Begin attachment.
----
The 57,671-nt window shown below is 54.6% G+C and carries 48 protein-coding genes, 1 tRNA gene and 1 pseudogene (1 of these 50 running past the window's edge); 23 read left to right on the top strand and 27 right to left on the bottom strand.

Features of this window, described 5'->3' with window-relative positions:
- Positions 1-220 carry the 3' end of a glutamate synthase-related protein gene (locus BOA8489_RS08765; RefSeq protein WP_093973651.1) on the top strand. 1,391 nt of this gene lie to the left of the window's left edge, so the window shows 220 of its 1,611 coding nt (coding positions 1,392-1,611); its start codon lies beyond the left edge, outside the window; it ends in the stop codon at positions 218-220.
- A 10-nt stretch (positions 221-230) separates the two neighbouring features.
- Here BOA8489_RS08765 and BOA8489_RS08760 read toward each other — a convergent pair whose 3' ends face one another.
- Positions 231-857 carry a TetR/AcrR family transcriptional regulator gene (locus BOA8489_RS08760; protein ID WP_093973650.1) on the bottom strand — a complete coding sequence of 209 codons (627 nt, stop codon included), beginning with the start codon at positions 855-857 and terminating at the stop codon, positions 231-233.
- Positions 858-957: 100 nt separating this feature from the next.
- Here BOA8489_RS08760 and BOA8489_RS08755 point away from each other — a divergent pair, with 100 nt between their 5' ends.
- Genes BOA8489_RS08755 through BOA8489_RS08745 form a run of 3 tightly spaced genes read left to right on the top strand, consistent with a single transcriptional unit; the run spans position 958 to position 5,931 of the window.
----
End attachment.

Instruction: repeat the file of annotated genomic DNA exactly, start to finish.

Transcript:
The 57,671-nt window shown below is 54.6% G+C and carries 48 protein-coding genes, 1 tRNA gene and 1 pseudogene (1 of these 50 running past the window's edge); 23 read left to right on the top strand and 27 right to left on the bottom strand.

Features of this window, described 5'->3' with window-relative positions:
- Positions 1-220 carry the 3' end of a glutamate synthase-related protein gene (locus BOA8489_RS08765; RefSeq protein WP_093973651.1) on the top strand. 1,391 nt of this gene lie to the left of the window's left edge, so the window shows 220 of its 1,611 coding nt (coding positions 1,392-1,611); its start codon lies beyond the left edge, outside the window; it ends in the stop codon at positions 218-220.
- A 10-nt stretch (positions 221-230) separates the two neighbouring features.
- Here BOA8489_RS08765 and BOA8489_RS08760 read toward each other — a convergent pair whose 3' ends face one another.
- Positions 231-857 carry a TetR/AcrR family transcriptional regulator gene (locus BOA8489_RS08760; protein ID WP_093973650.1) on the bottom strand — a complete coding sequence of 209 codons (627 nt, stop codon included), beginning with the start codon at positions 855-857 and terminating at the stop codon, positions 231-233.
- Positions 858-957: 100 nt separating this feature from the next.
- Here BOA8489_RS08760 and BOA8489_RS08755 point away from each other — a divergent pair, with 100 nt between their 5' ends.
- Genes BOA8489_RS08755 through BOA8489_RS08745 form a run of 3 tightly spaced genes read left to right on the top strand, consistent with a single transcriptional unit; the run spans position 958 to position 5,931 of the window.